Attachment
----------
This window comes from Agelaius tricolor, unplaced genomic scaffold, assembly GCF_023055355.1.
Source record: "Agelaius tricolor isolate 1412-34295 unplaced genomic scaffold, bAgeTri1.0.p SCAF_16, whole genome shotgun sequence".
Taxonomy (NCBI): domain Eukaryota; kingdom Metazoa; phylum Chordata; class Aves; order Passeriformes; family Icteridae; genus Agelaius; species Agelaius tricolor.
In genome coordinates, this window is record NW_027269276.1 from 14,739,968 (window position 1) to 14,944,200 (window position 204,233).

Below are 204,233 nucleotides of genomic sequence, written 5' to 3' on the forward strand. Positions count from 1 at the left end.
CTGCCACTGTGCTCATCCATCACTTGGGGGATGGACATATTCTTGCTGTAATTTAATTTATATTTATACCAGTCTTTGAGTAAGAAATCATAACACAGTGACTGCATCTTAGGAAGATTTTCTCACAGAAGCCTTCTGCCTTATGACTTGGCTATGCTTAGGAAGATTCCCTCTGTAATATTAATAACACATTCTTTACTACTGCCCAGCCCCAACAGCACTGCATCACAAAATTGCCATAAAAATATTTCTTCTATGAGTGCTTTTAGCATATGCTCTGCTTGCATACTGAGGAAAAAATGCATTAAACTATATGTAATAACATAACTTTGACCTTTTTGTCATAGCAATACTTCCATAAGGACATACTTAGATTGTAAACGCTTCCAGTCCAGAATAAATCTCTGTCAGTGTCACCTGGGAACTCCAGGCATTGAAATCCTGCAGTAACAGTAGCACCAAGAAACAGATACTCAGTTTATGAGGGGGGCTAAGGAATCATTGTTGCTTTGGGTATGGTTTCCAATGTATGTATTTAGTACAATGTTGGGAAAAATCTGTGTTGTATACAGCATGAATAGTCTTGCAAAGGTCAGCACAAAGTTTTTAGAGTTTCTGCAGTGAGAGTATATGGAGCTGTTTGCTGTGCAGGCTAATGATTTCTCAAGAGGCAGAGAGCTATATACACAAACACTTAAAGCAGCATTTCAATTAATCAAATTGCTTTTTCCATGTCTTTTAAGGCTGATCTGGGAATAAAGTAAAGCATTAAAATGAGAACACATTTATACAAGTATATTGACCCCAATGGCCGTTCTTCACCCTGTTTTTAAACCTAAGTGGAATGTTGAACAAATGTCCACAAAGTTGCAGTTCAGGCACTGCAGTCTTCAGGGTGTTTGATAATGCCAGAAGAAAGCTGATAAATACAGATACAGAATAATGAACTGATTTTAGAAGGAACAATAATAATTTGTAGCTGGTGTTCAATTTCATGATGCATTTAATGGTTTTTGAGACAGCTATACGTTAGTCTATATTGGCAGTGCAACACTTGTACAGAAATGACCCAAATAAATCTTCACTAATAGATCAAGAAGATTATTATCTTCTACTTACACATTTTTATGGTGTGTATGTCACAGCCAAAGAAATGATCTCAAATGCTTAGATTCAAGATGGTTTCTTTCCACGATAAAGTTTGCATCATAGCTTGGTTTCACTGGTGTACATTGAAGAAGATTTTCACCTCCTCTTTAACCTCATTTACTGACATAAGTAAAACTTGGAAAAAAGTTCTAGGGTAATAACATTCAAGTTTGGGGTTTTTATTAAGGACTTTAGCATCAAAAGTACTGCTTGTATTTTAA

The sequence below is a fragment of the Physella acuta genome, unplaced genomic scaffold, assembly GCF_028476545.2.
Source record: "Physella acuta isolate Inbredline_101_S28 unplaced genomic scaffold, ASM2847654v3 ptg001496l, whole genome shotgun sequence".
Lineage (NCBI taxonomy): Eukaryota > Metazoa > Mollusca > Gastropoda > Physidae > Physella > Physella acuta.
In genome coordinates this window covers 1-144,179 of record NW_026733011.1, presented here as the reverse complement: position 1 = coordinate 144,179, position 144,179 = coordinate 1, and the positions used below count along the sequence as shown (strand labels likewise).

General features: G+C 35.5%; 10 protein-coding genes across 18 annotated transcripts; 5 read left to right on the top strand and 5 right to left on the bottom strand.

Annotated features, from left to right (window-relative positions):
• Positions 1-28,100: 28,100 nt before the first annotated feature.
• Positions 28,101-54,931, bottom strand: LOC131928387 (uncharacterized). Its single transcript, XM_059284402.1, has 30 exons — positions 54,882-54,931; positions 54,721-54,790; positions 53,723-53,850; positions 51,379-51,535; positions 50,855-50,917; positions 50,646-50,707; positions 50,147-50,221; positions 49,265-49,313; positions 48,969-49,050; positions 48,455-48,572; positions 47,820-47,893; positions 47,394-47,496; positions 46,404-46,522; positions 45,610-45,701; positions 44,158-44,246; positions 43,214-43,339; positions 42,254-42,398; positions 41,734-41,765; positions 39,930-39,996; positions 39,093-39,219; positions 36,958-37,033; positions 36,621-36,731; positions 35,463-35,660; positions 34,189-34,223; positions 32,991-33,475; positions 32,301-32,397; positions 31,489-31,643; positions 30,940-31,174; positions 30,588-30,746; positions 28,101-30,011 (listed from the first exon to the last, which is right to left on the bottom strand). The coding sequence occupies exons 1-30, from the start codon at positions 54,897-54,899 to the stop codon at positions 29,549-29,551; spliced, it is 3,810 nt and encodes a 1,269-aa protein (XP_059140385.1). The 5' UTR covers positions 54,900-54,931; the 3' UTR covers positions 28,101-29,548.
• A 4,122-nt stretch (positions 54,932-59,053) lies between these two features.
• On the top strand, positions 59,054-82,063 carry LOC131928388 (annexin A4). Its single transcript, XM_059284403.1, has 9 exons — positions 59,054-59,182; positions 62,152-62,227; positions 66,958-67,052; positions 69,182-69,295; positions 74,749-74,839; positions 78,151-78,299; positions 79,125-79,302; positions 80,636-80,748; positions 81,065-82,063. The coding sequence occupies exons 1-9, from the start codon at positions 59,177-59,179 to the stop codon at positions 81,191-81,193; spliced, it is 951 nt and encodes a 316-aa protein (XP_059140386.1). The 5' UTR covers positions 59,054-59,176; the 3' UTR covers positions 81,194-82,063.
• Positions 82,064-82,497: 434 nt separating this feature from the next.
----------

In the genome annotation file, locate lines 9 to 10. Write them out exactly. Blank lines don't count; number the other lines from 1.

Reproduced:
Lineage (NCBI taxonomy): Eukaryota > Metazoa > Mollusca > Gastropoda > Physidae > Physella > Physella acuta.
In genome coordinates this window covers 1-144,179 of record NW_026733011.1, presented here as the reverse complement: position 1 = coordinate 144,179, position 144,179 = coordinate 1, and the positions used below count along the sequence as shown (strand labels likewise).